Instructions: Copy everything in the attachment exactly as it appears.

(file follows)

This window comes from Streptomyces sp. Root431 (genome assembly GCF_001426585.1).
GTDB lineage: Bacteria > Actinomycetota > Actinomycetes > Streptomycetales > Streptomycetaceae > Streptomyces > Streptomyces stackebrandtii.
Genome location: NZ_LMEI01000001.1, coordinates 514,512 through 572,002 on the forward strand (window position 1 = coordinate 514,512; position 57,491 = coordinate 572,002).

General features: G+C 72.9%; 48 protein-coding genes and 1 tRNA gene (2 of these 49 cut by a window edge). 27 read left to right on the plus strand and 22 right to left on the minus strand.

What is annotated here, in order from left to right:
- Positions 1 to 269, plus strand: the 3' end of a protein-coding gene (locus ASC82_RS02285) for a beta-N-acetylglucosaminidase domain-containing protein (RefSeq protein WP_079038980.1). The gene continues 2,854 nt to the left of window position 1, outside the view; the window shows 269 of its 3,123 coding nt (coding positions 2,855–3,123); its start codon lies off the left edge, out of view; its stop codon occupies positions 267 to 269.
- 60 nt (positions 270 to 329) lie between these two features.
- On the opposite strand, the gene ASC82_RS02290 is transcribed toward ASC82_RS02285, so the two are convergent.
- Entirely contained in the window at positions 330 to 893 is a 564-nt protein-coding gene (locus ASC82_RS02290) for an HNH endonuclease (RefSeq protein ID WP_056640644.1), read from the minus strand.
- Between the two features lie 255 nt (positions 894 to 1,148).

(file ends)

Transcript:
This window comes from Streptomyces sp. Root431 (genome assembly GCF_001426585.1).
GTDB lineage: Bacteria > Actinomycetota > Actinomycetes > Streptomycetales > Streptomycetaceae > Streptomyces > Streptomyces stackebrandtii.
Genome location: NZ_LMEI01000001.1, coordinates 514,512 through 572,002 on the forward strand (window position 1 = coordinate 514,512; position 57,491 = coordinate 572,002).

General features: G+C 72.9%; 48 protein-coding genes and 1 tRNA gene (2 of these 49 cut by a window edge). 27 read left to right on the plus strand and 22 right to left on the minus strand.

What is annotated here, in order from left to right:
- Positions 1 to 269, plus strand: the 3' end of a protein-coding gene (locus ASC82_RS02285) for a beta-N-acetylglucosaminidase domain-containing protein (RefSeq protein WP_079038980.1). The gene continues 2,854 nt to the left of window position 1, outside the view; the window shows 269 of its 3,123 coding nt (coding positions 2,855–3,123); its start codon lies off the left edge, out of view; its stop codon occupies positions 267 to 269.
- 60 nt (positions 270 to 329) lie between these two features.
- On the opposite strand, the gene ASC82_RS02290 is transcribed toward ASC82_RS02285, so the two are convergent.
- Entirely contained in the window at positions 330 to 893 is a 564-nt protein-coding gene (locus ASC82_RS02290) for an HNH endonuclease (RefSeq protein ID WP_056640644.1), read from the minus strand.
- Between the two features lie 255 nt (positions 894 to 1,148).